Dear Lost Fans: There Is Weekly Group Therapy for Your Obsession
There are some unnerving similarities between Lost obsessives and Red Sox fans. Lost devotees watch this show the way that most Massholes watch baseball: en masse, with an unfailing dedication and a sense of unity previously only thought to exist at European soccer games. They stick with their favorite characters when they're down -- and by down, I mean disappearing into the jungle for a few episodes -- and hold out during bad seasons (or an 86-year curse). These are the people who hung around when things on the island got a little too ridiculous for the rest of us, and they all come together every Tuesday, as they've been doing every week since the season's February premiere, at the Knitting Factory for "Lost: The Final Season Therapy Sessions."
At these weekly gatherings, a Jack and Coke is a Jack and Kate, a Gin and Juice is a Jin and Sun, and an Irish car bomb is a Smoke Monster. More importantly, however, a can of PBR is a Dharma beer (named for the show's Dharma Initiative, the mysterious social experiment/science project that first put non-native people on the island). There's even a bake sale with Lost-themed cupcakes and cookies. In general, it's the sort of atmosphere that when a relatively normal dude -- less a very patchy beard that looks like it'd been left unattended on a deserted island for, oh, six seasons -- goes up to the bar and orders "two Dharma beers," there is no shame in his voice. Or when you see a young man rolling PBR cans in stickers adorned with the fictional Dharma logo, it nearly ruins the magic, like seeing Mickey Mouse remove his head. Everyone here is in this together: a packed house of 20-something couples and groups of friends, huddled together, sipping their Dharma Beer, and intently discussing whether Locke is in fact the Smoke Monster. The only outsider may be the bartender who was unfazed by the record number of Mai Tais (aka "The Locke") he'd be making over the course of the evening.
"Lost [night] is not a bro-fest," says Jeff Curtin, one of the event's founders and member of the "recap rock" band Previously on Lost. He describes the crowd demographic as "fans of TV, fans of Lost, and fans of alcohol." Like any public TV viewing event, the attendees are also fans of group bonding. "People end up hugging complete strangers next to them."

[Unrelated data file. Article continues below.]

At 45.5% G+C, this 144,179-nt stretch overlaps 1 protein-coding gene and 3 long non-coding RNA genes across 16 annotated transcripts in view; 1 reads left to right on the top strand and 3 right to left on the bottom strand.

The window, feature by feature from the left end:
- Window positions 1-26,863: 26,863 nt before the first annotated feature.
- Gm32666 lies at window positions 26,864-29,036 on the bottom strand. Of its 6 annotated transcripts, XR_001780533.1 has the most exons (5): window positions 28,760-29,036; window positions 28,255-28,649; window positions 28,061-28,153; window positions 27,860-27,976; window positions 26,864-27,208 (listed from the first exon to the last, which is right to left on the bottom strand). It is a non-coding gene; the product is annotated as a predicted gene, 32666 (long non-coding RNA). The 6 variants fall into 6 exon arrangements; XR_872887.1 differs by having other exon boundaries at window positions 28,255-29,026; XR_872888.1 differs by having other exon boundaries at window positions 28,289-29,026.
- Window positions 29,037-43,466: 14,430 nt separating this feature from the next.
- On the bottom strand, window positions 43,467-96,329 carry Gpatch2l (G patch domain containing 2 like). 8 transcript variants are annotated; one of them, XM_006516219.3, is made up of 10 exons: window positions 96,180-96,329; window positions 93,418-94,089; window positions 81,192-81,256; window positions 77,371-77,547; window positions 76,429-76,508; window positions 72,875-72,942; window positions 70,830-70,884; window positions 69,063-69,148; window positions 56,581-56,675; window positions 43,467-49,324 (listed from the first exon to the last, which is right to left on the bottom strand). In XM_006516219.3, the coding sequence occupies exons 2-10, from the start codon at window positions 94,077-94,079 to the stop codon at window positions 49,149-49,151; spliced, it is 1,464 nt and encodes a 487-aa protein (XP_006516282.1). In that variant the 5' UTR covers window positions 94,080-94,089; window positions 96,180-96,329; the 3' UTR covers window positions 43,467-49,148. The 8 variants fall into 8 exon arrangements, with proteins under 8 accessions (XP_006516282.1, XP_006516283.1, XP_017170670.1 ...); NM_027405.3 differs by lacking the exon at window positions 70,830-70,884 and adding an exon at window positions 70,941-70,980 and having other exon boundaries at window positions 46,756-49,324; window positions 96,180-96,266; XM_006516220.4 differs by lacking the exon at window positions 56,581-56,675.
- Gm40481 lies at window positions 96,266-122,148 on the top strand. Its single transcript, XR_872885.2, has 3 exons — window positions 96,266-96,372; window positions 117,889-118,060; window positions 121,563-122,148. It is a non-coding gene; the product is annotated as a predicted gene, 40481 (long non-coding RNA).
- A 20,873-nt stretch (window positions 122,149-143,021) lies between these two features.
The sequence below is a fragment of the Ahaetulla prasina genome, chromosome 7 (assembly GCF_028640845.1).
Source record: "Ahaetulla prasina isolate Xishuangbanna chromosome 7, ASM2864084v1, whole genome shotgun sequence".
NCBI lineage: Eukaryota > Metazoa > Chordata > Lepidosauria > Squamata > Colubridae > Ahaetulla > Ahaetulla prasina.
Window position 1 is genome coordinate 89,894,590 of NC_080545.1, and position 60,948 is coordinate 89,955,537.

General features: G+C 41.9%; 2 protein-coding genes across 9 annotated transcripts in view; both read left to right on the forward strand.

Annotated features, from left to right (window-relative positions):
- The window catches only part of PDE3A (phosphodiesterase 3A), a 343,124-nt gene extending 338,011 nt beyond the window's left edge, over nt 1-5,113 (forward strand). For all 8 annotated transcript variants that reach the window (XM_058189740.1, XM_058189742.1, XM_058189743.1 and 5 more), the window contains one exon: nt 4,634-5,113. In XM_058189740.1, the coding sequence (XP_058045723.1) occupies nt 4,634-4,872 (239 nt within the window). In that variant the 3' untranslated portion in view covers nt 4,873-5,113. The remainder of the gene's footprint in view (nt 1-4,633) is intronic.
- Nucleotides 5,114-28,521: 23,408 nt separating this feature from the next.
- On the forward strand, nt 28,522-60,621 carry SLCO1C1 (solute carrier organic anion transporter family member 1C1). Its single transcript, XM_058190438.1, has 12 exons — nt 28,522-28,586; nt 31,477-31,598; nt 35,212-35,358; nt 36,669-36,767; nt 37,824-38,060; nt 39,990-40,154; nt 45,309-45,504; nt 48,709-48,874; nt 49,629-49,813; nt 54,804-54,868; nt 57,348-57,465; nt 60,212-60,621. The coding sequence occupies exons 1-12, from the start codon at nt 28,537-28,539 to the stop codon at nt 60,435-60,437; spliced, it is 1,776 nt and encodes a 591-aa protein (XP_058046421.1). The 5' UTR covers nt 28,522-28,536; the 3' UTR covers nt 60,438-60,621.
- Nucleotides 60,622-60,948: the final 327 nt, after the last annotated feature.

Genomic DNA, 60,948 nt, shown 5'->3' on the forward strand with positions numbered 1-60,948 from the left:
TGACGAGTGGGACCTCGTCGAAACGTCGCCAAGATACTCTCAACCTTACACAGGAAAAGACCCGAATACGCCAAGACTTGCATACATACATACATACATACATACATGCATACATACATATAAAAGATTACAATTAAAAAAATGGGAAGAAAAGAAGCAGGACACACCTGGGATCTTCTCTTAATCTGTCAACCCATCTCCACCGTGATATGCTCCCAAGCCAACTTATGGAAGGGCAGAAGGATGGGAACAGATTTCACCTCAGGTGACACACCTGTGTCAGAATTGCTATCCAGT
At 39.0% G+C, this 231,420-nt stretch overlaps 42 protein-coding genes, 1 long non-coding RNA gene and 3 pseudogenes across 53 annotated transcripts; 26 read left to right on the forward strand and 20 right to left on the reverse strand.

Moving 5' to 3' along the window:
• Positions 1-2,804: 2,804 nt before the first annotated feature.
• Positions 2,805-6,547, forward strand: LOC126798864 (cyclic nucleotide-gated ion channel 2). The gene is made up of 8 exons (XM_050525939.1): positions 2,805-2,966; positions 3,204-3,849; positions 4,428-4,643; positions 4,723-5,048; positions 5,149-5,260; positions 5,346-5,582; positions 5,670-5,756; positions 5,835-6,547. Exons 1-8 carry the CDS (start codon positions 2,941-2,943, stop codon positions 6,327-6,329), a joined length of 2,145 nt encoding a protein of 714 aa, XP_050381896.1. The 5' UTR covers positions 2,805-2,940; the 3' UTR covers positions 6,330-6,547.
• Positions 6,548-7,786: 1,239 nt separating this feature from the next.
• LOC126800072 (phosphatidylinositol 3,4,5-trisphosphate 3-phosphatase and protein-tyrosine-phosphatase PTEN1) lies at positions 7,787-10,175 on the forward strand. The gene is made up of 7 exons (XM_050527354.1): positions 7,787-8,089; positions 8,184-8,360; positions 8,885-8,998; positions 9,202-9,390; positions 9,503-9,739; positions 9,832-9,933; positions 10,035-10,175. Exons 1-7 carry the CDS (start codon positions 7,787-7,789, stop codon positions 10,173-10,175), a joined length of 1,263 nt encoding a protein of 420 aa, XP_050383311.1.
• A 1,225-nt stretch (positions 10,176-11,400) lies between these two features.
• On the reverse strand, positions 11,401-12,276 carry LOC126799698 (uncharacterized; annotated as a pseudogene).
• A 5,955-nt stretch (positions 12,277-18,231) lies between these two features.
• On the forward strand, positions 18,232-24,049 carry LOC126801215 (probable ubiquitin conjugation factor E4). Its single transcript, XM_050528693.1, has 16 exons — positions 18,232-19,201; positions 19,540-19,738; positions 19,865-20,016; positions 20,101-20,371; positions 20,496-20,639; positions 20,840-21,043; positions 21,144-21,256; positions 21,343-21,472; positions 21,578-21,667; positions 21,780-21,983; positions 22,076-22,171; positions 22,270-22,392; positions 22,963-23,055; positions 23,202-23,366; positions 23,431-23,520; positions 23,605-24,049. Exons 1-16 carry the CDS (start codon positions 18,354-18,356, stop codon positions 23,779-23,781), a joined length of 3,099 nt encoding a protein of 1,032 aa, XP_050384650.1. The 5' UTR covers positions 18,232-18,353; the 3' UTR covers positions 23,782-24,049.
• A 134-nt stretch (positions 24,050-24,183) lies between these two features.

Earlier in the season, the two members of Previously on Lost, composers of such songs as "The Island Won't Let You Die" and "Ballad of Sayid," would perform at the therapy sessions as an opening act, a kind of ceremonial bullpen warm-up. The duo was absent last week, though they'll be back for next week's April 13th show as well as the huge series finale party at Bell House on May 23rd. But even without the band, the audience's enthusiasm is apparent. When the show begins, and those infamous words "Previously on Lost..." ring out, a cheer goes up from the packed bar. The moment the recap starts, however, everything falls silent. Dead silent. Silent like you can hear the bar's ice melting. Silent like the bartender appears to be tiptoeing. Then the first commercial break comes and there is a mass "Oooooh!" followed by immediate chattering for the duration of the muted ads. "Giving a big 'Hooray!' when Sayid takes out someone with his little finger," Curtin says, is the best part of the shared experience. "When Jack says anything, we [also] enjoy not caring together."
Everyone at Lost therapy seems to agree that they're in an emotionally abusive relationship with this show, but they just can't bring themselves to let go. "I'm gonna get angry every episode until the finale," says a woman sitting at the bar, who'd just pounded her fist in all seriousness. Adds another, "This is soooo Days of Our Lives." [Spoilers mildly possible ahead.] "Are you fucking kidding me!?" comes a voice next to the cookie table when Jack makes up a medical reason that Sun's hitting her head on a tree has made her forget how to speak English. The absurdity is apparent and it's accepted, seemingly even by the writers of the show. At one point Sawyer says to Locke, "Can't you just turn your ass into smoke and fly over there?" Laughter you wouldn't think could be sparked by a sci-fi drama erupts -- this crowd is working off six seasons worth of inside jokes.
"It's true that the dialogue this season has read more like board-game instructions," admits Curtin. "They're trying to tie things together and define the rules of the world." As for the end of it all, these fans, like most, are simply hoping to have all their questions answered (and there are a LOT of them). "I think every season so far has ended with a giant explosion," Curtin recalls. "We're thinking the series finale will be a giant implosion where all the TVs in the world get sucked in." He alludes to a very valid concern among this particular crowd: What is life after Lost? Unlike the figment of New England's imagination known as Red Sox Nation, there is no next season for these fans, no new players to save the day when their beloved castaways have dug themselves into an unfathomable plot hole. They've got to accept whatever Terry -- er, ABC feeds them. At the end of such a franchise, who among us doesn't need some therapy?
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